BADEN, April 7, 2024 - On the World Health Day, we commemorate the global impact of our technology, enabling structural biologists worldwide to make important breakthroughs in public health. 

Since the first PILATUS X-ray detector revolutionized biological research at synchrotron light sources over fifteen years ago, progress in life sciences, drug discovery and drug development accelerated, including the development of vaccines. This faster, more structure-based approach to do biological research led to many important discoveries. As a pioneering technique in Structural Biology, Macromolecular Crystallography functioned as a catalyst for scientists to identify the structures of macromolecules, such as proteins, DNA, or RNA. Determining the macromolecules’ structures is key for understanding their biological function, and therefore for aiding drug design and development.

DECTRIS Ltd, global developer and manufacturer of Hybrid Photon Counting detectors for X-ray and Electron Microscopy research, has enabled with its two detector series, PILATUS and EIGER, the determination of around 59,000 structures in total. In 2023, 81% of the X-ray structures deposited in the Protein Data Bank (PDB) were collected with these detectors, as compared to those that were identified using other X-ray detection technologies (CCD or CMOS). To celebrate World Health Day, we want to commemorate the impact of this leading application of X-ray research in the field of Life Sciences, and to describe its use in academic and private laboratories before samples are studied in more detail at synchrotrons.

In the pharmaceutical industry, powerful laboratory diffractometers are essential for pharmaceutical research, development and quality control during production. They allow for all aspects of the experiment to be under full control and for decisions to be made quickly. Among others, Astex Pharmaceutical in the UK, Array Biopharma in the US, and Novo Nordisk in Denmark are all productive with state-of-the-art diffractometers with EIGER R 1M or PILATUS3 R 1M detectors.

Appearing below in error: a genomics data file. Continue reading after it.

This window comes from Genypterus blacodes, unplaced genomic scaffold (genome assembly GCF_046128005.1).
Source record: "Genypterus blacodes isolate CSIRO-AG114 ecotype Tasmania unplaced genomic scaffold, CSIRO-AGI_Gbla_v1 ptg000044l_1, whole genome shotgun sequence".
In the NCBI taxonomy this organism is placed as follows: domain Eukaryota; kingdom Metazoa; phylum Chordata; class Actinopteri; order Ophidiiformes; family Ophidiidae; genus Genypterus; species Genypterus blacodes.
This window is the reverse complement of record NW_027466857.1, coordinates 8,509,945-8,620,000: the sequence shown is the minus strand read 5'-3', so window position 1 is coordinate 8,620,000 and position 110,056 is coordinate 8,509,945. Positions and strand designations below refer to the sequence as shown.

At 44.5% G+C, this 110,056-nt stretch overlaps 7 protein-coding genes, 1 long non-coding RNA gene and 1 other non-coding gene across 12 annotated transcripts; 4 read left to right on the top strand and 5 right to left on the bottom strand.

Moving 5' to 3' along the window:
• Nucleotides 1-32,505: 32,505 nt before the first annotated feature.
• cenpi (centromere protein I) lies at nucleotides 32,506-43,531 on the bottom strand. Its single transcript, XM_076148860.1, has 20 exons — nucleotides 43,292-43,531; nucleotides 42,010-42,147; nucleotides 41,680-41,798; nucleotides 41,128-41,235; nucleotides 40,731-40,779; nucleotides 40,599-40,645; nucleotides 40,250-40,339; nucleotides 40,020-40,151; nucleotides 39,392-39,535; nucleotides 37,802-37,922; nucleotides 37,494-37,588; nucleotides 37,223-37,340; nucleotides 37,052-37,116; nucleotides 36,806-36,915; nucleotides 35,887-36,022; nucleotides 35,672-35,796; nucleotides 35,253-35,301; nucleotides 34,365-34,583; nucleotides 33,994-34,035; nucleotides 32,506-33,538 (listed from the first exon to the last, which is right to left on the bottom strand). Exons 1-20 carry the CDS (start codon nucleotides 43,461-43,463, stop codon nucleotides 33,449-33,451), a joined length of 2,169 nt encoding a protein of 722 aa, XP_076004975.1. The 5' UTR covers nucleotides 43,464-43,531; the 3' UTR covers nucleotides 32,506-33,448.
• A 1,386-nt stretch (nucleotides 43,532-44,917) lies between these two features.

In drug development, researchers from the laboratory of Prof. Martin Safo at Virginia Commonwealth University studied the structure-function relationship of hemoglobin. Their goal was to develop an anti-sickling agent against sickle cell disease, a hereditary blood disorder that is associated with anemia, infections, episodes of pain, and delayed growth and development.

The fight against Trypanosoma diseases, such as sleeping sickness, Chagas’ disease, and leishmaniasis also requires X-ray research in laboratories. These diseases, which pose serious health problems in developing countries, are caused by trypanosomes, protozoans characterized by a unique trypanothione redox system. Prof. Emil Pai‘s group in a laboratory at the University of Toronto studied trypanothione reductase inhibitors, an attractive class of ligands that is inactive against organisms with conventional glutathione redox systems.